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United States Department of Agriculture

Agricultural Research Service

Research Project: Genomic Analyses and Management of Agricultural and Industrial Microbial Genetic Resources and Associated Information

Location: Bacterial Foodborne Pathogens & Mycology Research Unit

Title: Aspergillus pragensis sp. nov. discovered during molecular reidentification of clinical isolates belonging Aspergillus section Candidi

Authors
item Hubka, Vit -
item Lyskova, Pavlina -
item Frisvad, Jens -
item Skorepova, Magdalena -
item Peterson, Stephen
item Kolarik, Miroslav -
item Skorepova, Magdalena -

Submitted to: Medical Mycology
Publication Type: Peer Reviewed Journal
Publication Acceptance Date: March 3, 2014
Publication Date: July 18, 2014
Citation: Hubka, V., Lyskova, P., Frisvad, J.C., Skorepova, M., Peterson, S.W., Skorepova, M., Kolarik, M. 2014. Aspergillus pragensis sp. nov. discovered during molecular reidentification of clinical isolates belonging Aspergillus section Candidi. Medical Mycology. 52(6):565-576.

Interpretive Summary: Molds in the toxin forming and food decaying groups called Talaromyces and Biverticillium have long thought to be distinct groups because while they resemble each other, one reproduces sexually and the other group is strictly asexual. Recent advances in DNA sequencing technology and mold genetics show that the two groups should be treated as a single group, some of which have sex in a way that is not observed. We used DNA sequences to analyze the natural relationships of the species and changed names to reflect the true genetic relations of the species. This will make it simpler to understand study results and will also lead to long-term stability of mold names based on natural relationships.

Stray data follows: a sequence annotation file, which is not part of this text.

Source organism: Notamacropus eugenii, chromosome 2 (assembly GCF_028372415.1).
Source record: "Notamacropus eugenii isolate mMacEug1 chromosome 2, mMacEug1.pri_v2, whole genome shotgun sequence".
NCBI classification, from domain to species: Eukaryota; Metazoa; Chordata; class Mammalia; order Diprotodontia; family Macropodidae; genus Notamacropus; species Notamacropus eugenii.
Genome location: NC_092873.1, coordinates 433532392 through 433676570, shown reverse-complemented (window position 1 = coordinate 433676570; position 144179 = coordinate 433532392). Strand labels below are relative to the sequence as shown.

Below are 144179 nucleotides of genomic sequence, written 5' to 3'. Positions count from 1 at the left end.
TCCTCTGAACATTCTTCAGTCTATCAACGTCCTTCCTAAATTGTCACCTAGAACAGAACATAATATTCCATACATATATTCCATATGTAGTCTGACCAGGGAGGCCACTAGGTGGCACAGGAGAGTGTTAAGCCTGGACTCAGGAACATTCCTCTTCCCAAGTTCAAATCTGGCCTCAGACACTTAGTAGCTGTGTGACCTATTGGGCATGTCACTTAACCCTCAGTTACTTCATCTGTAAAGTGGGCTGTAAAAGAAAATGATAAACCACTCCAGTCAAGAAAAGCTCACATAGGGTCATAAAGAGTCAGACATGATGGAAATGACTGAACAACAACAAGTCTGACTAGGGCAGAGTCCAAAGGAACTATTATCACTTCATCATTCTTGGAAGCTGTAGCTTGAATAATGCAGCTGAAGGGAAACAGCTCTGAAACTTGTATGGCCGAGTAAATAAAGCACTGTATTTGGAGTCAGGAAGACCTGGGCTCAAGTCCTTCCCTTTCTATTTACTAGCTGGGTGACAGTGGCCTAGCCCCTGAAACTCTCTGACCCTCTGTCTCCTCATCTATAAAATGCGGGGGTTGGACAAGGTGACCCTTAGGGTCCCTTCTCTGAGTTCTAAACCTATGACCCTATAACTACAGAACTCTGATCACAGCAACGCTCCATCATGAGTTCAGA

Technical Abstract: The identity of nine clinical isolates from Czech patients presumably belonging to Aspergillus section Candidi based on morphology of colonies was revised using sequences of ß-tubulin, calmodulin, and internal transcribed spacer (ITS) rDNA. The set of isolates included six isolates from suspected (not verified using standard criteria) and proven onychomycosis, one isolate from otitis externa, and two isolates associated with probable invasive aspergillosis. The results showed that A. candidus isolate was a cause of otitis externa, both isolates from sputum of patients with probable invasive aspergillosis (IA) were excluded from section Candidi and re-identified as A. carneus (sect. Terrei) and A. flavus (sect. Flavi). The isolates from nail scrapings were mostly identified as A. tritici (n=3), a verified agent of non-dermatophyte onychomycosis. One isolate from toenail was identified as A. candidus and two isolates belonged to a hitherto undescribed species. This species is well supported by phylogenetic analysis based on ß-tubulin and calmodulin gene. This species is distinguished from all other members of section Candidi by white colonies on malt extract agar (MEA) with red-brown reverse, very slow growth on Czapek-Dox agar and inability to grow at 37 °C. We propose for this species the name A. pragensis related to the locality of isolation. Section Candidi encompasses five species (including A. pragensis sp. nov.) for which a dichotomous key based on colonies characteristics is provided. All seven clinical isolates from sect. Candidi were tested for susceptibilities to selected antifungal agents using Etest and disc diffusion method. Our results indicate that sect. Candidi species have overall good susceptibility to common antifungals.

Last Modified: 10/24/2014
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